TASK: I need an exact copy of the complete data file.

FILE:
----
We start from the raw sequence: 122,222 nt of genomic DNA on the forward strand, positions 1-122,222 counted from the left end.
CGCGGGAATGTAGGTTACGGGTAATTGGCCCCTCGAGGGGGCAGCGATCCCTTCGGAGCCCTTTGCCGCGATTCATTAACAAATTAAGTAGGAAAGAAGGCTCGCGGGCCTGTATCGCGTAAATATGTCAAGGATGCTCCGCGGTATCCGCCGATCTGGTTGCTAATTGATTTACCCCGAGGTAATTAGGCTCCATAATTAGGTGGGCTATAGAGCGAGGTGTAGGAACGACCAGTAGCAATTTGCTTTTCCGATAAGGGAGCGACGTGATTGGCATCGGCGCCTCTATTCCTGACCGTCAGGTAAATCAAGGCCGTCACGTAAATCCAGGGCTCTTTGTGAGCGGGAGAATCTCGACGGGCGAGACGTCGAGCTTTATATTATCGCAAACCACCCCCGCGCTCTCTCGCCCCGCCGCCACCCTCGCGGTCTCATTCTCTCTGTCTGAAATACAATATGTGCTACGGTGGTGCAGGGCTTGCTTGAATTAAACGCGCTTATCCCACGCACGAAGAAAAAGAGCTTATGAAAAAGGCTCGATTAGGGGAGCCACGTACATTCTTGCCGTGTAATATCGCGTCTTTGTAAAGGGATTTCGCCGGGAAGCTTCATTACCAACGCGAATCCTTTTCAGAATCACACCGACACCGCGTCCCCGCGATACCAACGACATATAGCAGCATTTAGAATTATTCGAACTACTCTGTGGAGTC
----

We start from the raw sequence: 122,222 nt of genomic DNA on the forward strand, positions 1-122,222 counted from the left end.
CGCGGGAATGTAGGTTACGGGTAATTGGCCCCTCGAGGGGGCAGCGATCCCTTCGGAGCCCTTTGCCGCGATTCATTAACAAATTAAGTAGGAAAGAAGGCTCGCGGGCCTGTATCGCGTAAATATGTCAAGGATGCTCCGCGGTATCCGCCGATCTGGTTGCTAATTGATTTACCCCGAGGTAATTAGGCTCCATAATTAGGTGGGCTATAGAGCGAGGTGTAGGAACGACCAGTAGCAATTTGCTTTTCCGATAAGGGAGCGACGTGATTGGCATCGGCGCCTCTATTCCTGACCGTCAGGTAAATCAAGGCCGTCACGTAAATCCAGGGCTCTTTGTGAGCGGGAGAATCTCGACGGGCGAGACGTCGAGCTTTATATTATCGCAAACCACCCCCGCGCTCTCTCGCCCCGCCGCCACCCTCGCGGTCTCATTCTCTCTGTCTGAAATACAATATGTGCTACGGTGGTGCAGGGCTTGCTTGAATTAAACGCGCTTATCCCACGCACGAAGAAAAAGAGCTTATGAAAAAGGCTCGATTAGGGGAGCCACGTACATTCTTGCCGTGTAATATCGCGTCTTTGTAAAGGGATTTCGCCGGGAAGCTTCATTACCAACGCGAATCCTTTTCAGAATCACACCGACACCGCGTCCCCGCGATACCAACGACATATAGCAGCATTTAGAATTATTCGAACTACTCTGTGGAGTC